A: I will tell the passenger politely that the fork is a company inventory control item. We have to check it clearly and that's why we could not give to the passengers. But I can offer him or her another souvenir of our company.

Anyways, the text book the school has sold to dozens of students goes on and on like this.

I've had to sort of re-write and re-think a lot of the answers and questions in the book.

It's appalling that they'd being selling this to students, who don't seem to know or, if they do, don't want to complain. Maybe a bit of both.
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some waygug-in



Joined: 07 Feb 2003
Posts: 339

PostPosted: Tue Apr 29, 2003 1:04 am    Post subject: Reply with quote

I brought this up because an earlier poster in this thread (I think in page 1) said that he thought that grammar should be taught by local teachers with foreign teachers teaching mainly conversation.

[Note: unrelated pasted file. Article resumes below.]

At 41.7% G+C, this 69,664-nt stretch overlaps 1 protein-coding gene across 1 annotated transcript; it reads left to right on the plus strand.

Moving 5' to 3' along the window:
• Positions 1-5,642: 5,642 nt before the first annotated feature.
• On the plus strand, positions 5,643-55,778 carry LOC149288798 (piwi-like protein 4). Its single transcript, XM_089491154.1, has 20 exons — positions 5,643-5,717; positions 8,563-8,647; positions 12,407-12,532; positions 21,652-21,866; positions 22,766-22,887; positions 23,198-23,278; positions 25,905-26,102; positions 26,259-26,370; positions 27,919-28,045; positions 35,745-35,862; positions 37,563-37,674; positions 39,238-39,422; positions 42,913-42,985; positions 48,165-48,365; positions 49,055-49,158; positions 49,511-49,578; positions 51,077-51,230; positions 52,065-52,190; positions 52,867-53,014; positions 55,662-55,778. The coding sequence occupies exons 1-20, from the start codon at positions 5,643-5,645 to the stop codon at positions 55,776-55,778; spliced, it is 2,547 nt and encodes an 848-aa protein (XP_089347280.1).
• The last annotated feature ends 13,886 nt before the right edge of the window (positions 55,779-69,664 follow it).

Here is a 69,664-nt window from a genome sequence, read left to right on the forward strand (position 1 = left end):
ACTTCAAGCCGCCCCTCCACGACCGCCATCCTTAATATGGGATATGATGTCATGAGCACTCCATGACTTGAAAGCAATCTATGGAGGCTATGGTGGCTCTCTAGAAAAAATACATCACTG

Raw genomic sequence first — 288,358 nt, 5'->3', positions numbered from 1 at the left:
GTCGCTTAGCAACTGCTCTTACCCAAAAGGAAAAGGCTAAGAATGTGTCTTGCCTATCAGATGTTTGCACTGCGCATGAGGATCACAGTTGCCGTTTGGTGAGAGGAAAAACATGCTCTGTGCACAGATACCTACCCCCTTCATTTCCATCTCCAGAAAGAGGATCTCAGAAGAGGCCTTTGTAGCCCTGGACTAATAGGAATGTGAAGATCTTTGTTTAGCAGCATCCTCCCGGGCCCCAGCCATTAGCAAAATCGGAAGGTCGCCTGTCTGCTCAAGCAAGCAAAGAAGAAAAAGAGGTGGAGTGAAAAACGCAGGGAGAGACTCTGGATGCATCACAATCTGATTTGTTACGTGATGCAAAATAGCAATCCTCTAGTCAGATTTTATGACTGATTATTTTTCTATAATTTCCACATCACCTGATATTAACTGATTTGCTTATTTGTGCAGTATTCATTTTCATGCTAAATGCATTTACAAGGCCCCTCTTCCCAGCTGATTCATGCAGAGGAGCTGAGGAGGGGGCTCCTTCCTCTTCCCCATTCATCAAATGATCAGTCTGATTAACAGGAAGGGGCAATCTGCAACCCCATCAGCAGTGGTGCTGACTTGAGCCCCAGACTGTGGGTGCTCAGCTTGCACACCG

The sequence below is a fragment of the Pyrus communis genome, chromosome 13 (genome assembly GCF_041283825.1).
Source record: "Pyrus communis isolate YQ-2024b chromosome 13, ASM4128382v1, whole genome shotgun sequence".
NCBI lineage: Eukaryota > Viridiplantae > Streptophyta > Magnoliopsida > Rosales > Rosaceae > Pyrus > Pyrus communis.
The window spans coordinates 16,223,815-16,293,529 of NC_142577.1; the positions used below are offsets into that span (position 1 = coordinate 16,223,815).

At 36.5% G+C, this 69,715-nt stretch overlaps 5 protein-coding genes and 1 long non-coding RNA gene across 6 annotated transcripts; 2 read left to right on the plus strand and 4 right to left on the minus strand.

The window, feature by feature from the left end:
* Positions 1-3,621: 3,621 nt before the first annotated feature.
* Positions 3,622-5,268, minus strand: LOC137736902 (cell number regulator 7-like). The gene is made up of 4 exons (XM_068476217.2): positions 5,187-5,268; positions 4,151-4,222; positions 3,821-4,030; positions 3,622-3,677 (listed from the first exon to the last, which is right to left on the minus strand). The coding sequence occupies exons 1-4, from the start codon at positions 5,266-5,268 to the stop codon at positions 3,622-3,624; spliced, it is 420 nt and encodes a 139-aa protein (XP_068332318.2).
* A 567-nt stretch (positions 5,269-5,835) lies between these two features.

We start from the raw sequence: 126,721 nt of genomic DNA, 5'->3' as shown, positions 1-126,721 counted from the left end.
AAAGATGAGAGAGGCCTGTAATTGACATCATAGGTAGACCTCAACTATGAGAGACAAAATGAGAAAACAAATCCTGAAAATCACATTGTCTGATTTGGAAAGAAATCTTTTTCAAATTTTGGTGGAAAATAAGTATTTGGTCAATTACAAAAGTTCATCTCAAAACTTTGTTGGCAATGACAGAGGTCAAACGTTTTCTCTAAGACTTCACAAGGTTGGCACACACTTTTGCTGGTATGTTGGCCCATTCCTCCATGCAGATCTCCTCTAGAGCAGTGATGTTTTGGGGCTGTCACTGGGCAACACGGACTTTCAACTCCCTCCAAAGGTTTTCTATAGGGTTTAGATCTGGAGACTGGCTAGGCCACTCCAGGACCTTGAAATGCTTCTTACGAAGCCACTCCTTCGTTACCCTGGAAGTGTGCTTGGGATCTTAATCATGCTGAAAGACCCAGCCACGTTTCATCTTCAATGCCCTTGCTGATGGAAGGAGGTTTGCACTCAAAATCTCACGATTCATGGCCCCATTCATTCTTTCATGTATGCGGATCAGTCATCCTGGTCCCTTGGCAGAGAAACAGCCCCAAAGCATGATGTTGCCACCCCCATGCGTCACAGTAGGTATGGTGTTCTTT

While I understand his reasons for saying this, many foreign "teachers" don't have a sniff about English grammar or how to teach it, I also can see the results of having locals teach all the grammar.

You get such wonderful things as: "Here is where we have to take off the train." Or "I like buying a head of watermellon."

These are mild compaired to some of the things that I have seen in texbooks.

I've had students come up to me and say things like,"That sentence is wrong, "I" is always followed by 'm in an English sentence."

I think grammar should be taught together with conversation so that the patterns learned are read, spoken, heard and then written. But I can't change the "system", it is what it is. Korean students don't trust foreigners to teach grammar and so the system perpetuates itself.